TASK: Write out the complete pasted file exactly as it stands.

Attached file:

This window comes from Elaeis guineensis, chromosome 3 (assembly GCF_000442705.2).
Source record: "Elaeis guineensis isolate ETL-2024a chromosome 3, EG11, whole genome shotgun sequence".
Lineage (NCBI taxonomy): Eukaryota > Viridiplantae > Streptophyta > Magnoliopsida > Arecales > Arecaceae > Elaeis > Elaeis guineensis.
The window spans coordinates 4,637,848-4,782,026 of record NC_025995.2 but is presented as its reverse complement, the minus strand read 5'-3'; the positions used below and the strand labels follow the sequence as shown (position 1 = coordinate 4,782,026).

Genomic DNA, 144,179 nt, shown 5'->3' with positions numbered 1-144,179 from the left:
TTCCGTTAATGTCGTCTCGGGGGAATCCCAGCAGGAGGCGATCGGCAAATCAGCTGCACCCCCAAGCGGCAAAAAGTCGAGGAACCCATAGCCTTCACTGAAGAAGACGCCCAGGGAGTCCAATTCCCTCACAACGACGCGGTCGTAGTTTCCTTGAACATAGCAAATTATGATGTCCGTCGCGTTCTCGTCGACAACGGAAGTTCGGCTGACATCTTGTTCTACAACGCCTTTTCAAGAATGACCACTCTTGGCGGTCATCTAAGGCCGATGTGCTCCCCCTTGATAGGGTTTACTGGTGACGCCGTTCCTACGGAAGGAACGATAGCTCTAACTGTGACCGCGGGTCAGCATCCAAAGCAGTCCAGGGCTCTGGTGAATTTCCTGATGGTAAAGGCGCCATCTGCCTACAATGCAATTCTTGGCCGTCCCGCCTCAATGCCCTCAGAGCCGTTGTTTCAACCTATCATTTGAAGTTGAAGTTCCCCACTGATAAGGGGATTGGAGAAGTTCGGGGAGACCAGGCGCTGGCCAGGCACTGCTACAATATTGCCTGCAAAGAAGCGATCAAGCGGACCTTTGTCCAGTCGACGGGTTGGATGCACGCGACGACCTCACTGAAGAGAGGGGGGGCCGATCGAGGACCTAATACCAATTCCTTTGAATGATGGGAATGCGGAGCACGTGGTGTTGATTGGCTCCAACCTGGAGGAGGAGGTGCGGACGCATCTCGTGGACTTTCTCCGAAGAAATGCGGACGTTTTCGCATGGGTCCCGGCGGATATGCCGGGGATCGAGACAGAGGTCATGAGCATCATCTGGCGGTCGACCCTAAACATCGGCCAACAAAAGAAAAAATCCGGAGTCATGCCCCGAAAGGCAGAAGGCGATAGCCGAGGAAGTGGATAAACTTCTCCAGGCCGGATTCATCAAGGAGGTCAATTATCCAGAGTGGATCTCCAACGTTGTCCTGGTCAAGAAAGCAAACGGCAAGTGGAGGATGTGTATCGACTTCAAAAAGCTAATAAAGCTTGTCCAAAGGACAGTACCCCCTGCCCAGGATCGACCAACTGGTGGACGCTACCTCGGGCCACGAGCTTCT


This window comes from Elaeis guineensis, chromosome 3 (assembly GCF_000442705.2).
Source record: "Elaeis guineensis isolate ETL-2024a chromosome 3, EG11, whole genome shotgun sequence".
Lineage (NCBI taxonomy): Eukaryota > Viridiplantae > Streptophyta > Magnoliopsida > Arecales > Arecaceae > Elaeis > Elaeis guineensis.
The window spans coordinates 4,637,848-4,782,026 of record NC_025995.2 but is presented as its reverse complement, the minus strand read 5'-3'; the positions used below and the strand labels follow the sequence as shown (position 1 = coordinate 4,782,026).

Genomic DNA, 144,179 nt, shown 5'->3' with positions numbered 1-144,179 from the left:
TTCCGTTAATGTCGTCTCGGGGGAATCCCAGCAGGAGGCGATCGGCAAATCAGCTGCACCCCCAAGCGGCAAAAAGTCGAGGAACCCATAGCCTTCACTGAAGAAGACGCCCAGGGAGTCCAATTCCCTCACAACGACGCGGTCGTAGTTTCCTTGAACATAGCAAATTATGATGTCCGTCGCGTTCTCGTCGACAACGGAAGTTCGGCTGACATCTTGTTCTACAACGCCTTTTCAAGAATGACCACTCTTGGCGGTCATCTAAGGCCGATGTGCTCCCCCTTGATAGGGTTTACTGGTGACGCCGTTCCTACGGAAGGAACGATAGCTCTAACTGTGACCGCGGGTCAGCATCCAAAGCAGTCCAGGGCTCTGGTGAATTTCCTGATGGTAAAGGCGCCATCTGCCTACAATGCAATTCTTGGCCGTCCCGCCTCAATGCCCTCAGAGCCGTTGTTTCAACCTATCATTTGAAGTTGAAGTTCCCCACTGATAAGGGGATTGGAGAAGTTCGGGGAGACCAGGCGCTGGCCAGGCACTGCTACAATATTGCCTGCAAAGAAGCGATCAAGCGGACCTTTGTCCAGTCGACGGGTTGGATGCACGCGACGACCTCACTGAAGAGAGGGGGGGCCGATCGAGGACCTAATACCAATTCCTTTGAATGATGGGAATGCGGAGCACGTGGTGTTGATTGGCTCCAACCTGGAGGAGGAGGTGCGGACGCATCTCGTGGACTTTCTCCGAAGAAATGCGGACGTTTTCGCATGGGTCCCGGCGGATATGCCGGGGATCGAGACAGAGGTCATGAGCATCATCTGGCGGTCGACCCTAAACATCGGCCAACAAAAGAAAAAATCCGGAGTCATGCCCCGAAAGGCAGAAGGCGATAGCCGAGGAAGTGGATAAACTTCTCCAGGCCGGATTCATCAAGGAGGTCAATTATCCAGAGTGGATCTCCAACGTTGTCCTGGTCAAGAAAGCAAACGGCAAGTGGAGGATGTGTATCGACTTCAAAAAGCTAATAAAGCTTGTCCAAAGGACAGTACCCCCTGCCCAGGATCGACCAACTGGTGGACGCTACCTCGGGCCACGAGCTTCT